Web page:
Diversity is an essential element of our global commitment at the Harvard T.H. Chan School of Public Health. The school’s wide-ranging research, multidisciplinary education, and translation of health knowledge affect individuals, communities, and nations around the world. Our school is strengthened by our diverse, cross-cultural community of students, faculty, and staff, who bring a multiplicity of voices and viewpoints to our shared endeavors.
At the Harvard T.H. Chan School of Public Health, we respect and value the inherent worth of each individual from all races, ethnic backgrounds, ages, genders, religions, sexual orientations, disabilities, economic or veteran status, and other diverse perspectives and individual differences. Further, we are committed to tolerance, sensitivity, understanding, and mutual respect everywhere within our community, and we hereby affirm our promise to provide a welcoming place for one and all. Through our educational mission, we establish ambitious goals as we strive to increase diversity at all levels of the school.
The School is committed to providing safe and supportive opportunities for members of all groups within our learning, working, researching, and teaching communities. Only with a thoroughly inclusive community, we believe, can the school continue to fulfill its mission of educational excellence and lead global efforts that advance the health and well being of populations worldwide.
Via the Office of Diversity & Inclusion
Department Programs & Initiatives:
New program aims to increase diversity in doctoral programs at Harvard Chan School
A pilot pipeline program initiated by Harvard T.H. Chan School of Public Health and known as the Donald Hopkins Predoctoral Scholars Program– aims to enroll more underrepresented students in the School and provide them with strong foundational skills in the pursuit of a doctoral degree in Epidemiology, Biostatistics or Global Health. Click here to learn more about the program.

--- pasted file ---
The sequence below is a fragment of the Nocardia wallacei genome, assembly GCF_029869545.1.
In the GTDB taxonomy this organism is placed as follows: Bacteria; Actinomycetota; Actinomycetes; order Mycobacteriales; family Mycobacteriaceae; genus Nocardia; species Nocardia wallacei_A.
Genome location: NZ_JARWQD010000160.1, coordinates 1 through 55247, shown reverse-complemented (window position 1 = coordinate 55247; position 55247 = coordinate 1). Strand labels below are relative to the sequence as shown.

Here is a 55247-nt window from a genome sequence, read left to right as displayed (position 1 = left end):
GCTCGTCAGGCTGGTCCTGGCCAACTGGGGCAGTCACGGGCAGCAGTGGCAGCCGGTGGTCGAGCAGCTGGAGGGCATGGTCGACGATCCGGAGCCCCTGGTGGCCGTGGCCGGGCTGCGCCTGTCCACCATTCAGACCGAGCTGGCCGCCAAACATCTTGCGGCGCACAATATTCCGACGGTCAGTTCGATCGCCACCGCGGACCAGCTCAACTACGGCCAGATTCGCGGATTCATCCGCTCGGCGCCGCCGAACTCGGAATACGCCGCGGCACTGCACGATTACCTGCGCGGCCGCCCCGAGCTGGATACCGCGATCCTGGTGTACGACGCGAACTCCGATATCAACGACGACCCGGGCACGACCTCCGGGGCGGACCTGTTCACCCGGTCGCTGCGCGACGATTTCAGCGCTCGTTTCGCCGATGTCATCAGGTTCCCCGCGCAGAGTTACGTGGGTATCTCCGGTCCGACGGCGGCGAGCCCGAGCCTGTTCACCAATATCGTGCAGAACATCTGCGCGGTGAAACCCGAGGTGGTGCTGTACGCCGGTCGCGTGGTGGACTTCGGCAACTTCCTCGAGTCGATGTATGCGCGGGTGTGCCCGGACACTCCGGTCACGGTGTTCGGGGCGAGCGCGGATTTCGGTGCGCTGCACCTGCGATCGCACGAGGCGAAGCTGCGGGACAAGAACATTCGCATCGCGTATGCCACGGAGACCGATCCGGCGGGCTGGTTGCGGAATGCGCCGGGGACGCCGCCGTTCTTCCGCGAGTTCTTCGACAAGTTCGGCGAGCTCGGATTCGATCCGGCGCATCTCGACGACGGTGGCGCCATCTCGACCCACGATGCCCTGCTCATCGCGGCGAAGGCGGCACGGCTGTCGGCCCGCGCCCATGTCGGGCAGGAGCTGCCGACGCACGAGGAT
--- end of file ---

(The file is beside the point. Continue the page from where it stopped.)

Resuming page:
In 1994, the Department of Biostatistics at Harvard School of Public Health established the Summer Program in Quantitative Sciences to encourage underrepresented minority students’ future participation in graduate programs in Biostatistics and Public Health. Now called the Summer Program in Biostatistics and Computational Biology, it has expanded to include a 6-week summer program, a Visiting Faculty Workshop, and a post-baccalaureate internship program. The program is directed by Dr. Marcello Pagano.
Current summer program participants and post-bacs work collaboratively on a group research project guided by a faculty member and graduate mentor. These projects further develop their quantitative research skills while tackling a current public health problem. Learn more about the summer program.
Interns in this program will reside at Harvard for 2 to 3 months each summer. They will participate in collaborative research projects and participate in 1 to 2 research projects at academic and clinical centers at Harvard. They will also receive directed mentoring and support for graduate school applications and selection.
In conjunction with the Symposium, we host a three-day Faculty Workshop. We invite six faculty members from quantitative fields at minority-serving undergraduate institutions to attend our annual symposium and to spend two days in intensive meetings with HSPH faculty and students. Our goal is to expose these faculty members to the field of quantitative Public Health so that they can return and educate their undergraduate students about these exciting career options. We also aim to learn from visiting faculty about how to strengthen our pipeline programs and better support underrepresented students in our graduate programs.
The Pipelines Into Biostatistics Annual Symposium is the culmination of the 6-week summer program experience. It provides participants with an opportunity to present their research findings, hear from visiting faculty, and network with alumni. Attendees include current and past summer program participants, faculty, fellows, graduate students, and visiting faculty from minority-serving institutions.
Recruiting and retaining underrepresented minority students has been a major issue in STEM programs across the nation, and this gap manifests itself far before college. This gap is addressed through a month-long intensive computing and biostatistics summer course geared towards high school students from underrepresented minority and low-income backgrounds in the greater Boston area. Through weekly assignments and a final group project, students will develop their statistical programming skills, receiving mentoring, and make connections inside and outside of the classroom.